The area of cultivated land under cotton in 1914 was three million acres (12,000 km²), and most of the cotton was grown in the Marathwara districts, where the soil was peculiarly well suited to it.

The opening of the Hyderabad–Godavari Railway, in October 1900, gave a great impetus to the growth of cotton in the Nizamabad, Nander, Parbhani and Aurangabad Districts, where many ginning and pressing factories came into existence as soon as heavy machinery could be brought there by rail. Bombay buyers then began to arrive in considerable numbers during the cotton season, which lasted from October to December, and as they paid cash for the cotton and would even send coolies to cut it and bring it to the cotton marts, more and more land began to be put down in cotton by the farmers. Hand gins gave place to ginning machines, and the farmers ceased to weed their fields carefully, and to cultivate only the best cotton. Grain and pulses then became more expensive, so much of the best land being laid down in cotton, and Marathwada entered upon a critical period of its existence.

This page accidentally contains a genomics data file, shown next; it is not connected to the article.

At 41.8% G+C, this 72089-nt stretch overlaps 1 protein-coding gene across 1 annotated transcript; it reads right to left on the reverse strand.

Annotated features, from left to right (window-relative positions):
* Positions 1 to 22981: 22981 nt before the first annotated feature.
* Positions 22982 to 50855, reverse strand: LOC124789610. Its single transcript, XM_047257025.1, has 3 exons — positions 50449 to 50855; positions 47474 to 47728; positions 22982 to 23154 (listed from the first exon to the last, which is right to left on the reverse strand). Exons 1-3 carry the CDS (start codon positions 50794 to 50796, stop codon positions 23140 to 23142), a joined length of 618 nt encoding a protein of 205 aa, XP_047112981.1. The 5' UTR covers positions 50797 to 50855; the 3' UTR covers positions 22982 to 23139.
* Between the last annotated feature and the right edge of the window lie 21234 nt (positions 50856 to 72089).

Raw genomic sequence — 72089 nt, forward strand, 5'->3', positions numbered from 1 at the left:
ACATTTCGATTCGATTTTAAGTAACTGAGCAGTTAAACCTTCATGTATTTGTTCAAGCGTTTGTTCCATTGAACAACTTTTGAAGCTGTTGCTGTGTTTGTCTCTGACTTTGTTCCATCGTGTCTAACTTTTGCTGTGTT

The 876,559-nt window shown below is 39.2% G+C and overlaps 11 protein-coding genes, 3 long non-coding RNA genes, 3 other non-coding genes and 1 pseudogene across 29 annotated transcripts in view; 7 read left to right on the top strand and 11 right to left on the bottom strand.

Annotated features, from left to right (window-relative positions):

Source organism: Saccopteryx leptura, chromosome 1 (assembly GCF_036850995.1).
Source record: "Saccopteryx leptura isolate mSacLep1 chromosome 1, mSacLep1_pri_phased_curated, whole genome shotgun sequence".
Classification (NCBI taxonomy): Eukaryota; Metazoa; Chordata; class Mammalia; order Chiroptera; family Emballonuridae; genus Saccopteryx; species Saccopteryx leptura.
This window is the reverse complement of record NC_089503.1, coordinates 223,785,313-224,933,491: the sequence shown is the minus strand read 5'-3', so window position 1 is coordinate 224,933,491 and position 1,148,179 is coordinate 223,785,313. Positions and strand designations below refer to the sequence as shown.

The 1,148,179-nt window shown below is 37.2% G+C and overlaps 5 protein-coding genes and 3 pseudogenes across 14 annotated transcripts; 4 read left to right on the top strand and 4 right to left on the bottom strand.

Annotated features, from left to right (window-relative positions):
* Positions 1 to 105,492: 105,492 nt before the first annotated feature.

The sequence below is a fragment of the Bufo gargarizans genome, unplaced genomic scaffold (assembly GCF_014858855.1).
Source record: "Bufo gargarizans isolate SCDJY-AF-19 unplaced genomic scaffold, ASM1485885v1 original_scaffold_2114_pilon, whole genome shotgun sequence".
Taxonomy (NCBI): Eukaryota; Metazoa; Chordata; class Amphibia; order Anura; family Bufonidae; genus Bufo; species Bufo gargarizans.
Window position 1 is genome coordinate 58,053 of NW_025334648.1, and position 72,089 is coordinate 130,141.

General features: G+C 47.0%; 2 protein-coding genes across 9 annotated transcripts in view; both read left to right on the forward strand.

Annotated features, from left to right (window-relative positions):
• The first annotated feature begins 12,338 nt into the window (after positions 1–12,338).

Says the census report of the period: " The evolution from the agricultural to the manufacturing stage has already begun in Marathwara When a country begins to produce the raw materials of manufacture in place of food crops, it has started on the road to industrialisation." There were three large spinning and weaving mills and about 90 small ginning and pressing factories in the State. The population supported by cotton spinning, sizing, and weaving in 1914 was 69,943 persons and by cotton ginning, cleaning, and pressing was 517,750 persons. The wages paid to the employees in these places were good, but the cost of living in Marathwara was very high, owing to the many holdings that are put down in cotton, and the uncertainty of the rainfall and availability of credit form money lenders.

Under the Rail and Road Transport Department[edit]